Dumb Harry Potter question

Now playing catch-up, I’ve started reading the HP books, from a borrowed set. The first and second are obvious, but what is the order for 3 and 4?

Three comes before four.


Seriously, the order is as follows:
Sorcerer’s Stone (originally Philosopher’s Stone)
Chamber of Secrets
Prisoner of Azkaban
Goblet of Fire
Order of the Phoenix

Happy reading. You’ll enjoy them, I’m sure.

Prisoner of Azkaban is year three at Hogwarts, and book three.
Goblet of Fire is year four at Hogwarts, and book four.

Is that what you were asking?

I’ll probably be skewered for this, but I am reading HP aloud to my kids and I find it excruciating. I hate all the creepy Wartmughoggle type names. The writing style (she turned around slowly, picked up her wand, straightened the curtain, looked from Harry to Ron… GET TO THE POINT) is cumbersome and too drawn out and all I see when I read it is the next movie, with all the kids at Hogwarts, jaws dropped at the latest special effect. oooh. ahh.
I’ll take Tolkien any day.

Considering that the first 4 books were written before the first movie came out… (and the first one written before she was even sure it’d get published)…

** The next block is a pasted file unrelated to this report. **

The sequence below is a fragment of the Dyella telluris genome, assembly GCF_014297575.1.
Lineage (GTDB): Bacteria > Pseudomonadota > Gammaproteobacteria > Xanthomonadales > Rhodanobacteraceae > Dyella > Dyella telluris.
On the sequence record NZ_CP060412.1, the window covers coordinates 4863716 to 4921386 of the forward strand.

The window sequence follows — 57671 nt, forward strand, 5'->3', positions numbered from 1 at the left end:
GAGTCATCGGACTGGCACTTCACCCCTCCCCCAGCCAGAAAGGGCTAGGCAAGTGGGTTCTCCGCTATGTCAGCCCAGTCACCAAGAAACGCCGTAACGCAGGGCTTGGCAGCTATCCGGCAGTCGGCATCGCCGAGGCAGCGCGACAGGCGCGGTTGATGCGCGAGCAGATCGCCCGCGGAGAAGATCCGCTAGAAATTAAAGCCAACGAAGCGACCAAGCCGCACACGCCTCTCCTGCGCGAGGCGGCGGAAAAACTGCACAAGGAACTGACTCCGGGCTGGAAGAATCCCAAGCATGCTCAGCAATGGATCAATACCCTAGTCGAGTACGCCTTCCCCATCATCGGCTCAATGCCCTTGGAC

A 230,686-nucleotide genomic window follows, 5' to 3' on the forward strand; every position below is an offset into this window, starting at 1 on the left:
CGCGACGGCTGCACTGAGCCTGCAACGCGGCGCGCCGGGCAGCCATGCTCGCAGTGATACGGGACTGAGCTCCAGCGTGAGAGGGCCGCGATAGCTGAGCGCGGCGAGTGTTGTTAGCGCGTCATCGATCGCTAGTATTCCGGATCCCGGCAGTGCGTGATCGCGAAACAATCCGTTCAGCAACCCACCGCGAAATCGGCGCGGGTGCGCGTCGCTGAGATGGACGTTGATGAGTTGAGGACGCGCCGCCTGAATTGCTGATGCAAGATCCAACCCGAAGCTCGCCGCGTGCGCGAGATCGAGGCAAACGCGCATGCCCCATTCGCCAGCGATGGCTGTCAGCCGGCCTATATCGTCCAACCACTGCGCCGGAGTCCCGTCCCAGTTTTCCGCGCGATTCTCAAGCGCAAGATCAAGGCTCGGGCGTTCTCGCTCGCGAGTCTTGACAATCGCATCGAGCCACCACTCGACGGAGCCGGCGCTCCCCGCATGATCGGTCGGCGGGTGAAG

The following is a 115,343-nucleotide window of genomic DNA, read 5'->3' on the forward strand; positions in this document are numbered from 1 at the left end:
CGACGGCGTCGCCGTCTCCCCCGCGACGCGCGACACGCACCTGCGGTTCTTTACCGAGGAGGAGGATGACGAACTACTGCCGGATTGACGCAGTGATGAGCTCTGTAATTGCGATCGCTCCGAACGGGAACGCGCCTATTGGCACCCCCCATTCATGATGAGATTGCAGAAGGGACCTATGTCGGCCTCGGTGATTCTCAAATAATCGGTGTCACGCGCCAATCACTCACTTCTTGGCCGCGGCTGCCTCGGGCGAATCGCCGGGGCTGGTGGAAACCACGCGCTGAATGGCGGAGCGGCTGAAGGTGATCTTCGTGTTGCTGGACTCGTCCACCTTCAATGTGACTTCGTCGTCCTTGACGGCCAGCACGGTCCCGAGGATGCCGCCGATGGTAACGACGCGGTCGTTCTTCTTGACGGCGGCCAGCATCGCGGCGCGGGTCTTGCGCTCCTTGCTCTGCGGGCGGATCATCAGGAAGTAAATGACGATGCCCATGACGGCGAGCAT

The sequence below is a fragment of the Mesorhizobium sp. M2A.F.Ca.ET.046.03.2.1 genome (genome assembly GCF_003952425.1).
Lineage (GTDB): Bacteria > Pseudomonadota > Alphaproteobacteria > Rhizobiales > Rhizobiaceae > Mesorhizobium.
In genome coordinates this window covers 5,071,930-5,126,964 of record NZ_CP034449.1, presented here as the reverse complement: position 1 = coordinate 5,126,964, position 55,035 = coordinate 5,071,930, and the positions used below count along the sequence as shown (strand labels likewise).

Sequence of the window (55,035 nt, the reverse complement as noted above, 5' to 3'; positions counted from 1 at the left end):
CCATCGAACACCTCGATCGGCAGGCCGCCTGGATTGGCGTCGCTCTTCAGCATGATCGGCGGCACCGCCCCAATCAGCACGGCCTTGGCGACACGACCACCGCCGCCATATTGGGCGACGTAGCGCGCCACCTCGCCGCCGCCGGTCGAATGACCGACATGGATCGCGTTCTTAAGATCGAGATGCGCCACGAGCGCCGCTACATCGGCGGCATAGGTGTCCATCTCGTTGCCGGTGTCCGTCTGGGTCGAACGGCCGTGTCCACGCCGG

There’s a certain style to some writing where the pacing, especially the sort we’re used to in film and television, is dictated by the length of the sentences and paragraphs. Comic timing, suspense, joy, can all be manipulated into more relatable believability if you pace out the sentence structure just so.

The HP books have a goodly chunk of that in them, most likely because JKR is as influenced by movies and TV as we are.

Smartass :wink:

Thanks, PRNYouth and BuckleberryFerry; that’s what I was after.

Not to point out the obvious, but all the books I’ve seen have the year/series number on the spine. With the possible exception of the mass market editions of 1 and 2.

Of couse, you could get Jim Dale to do the reading for you. :slight_smile:

Get Stephen Fry to do it, forget Jim Dale.

Oh yeah, Tolkien didn’t have any hard to pronounce names and he moved the plot distinctly forward with every sentence.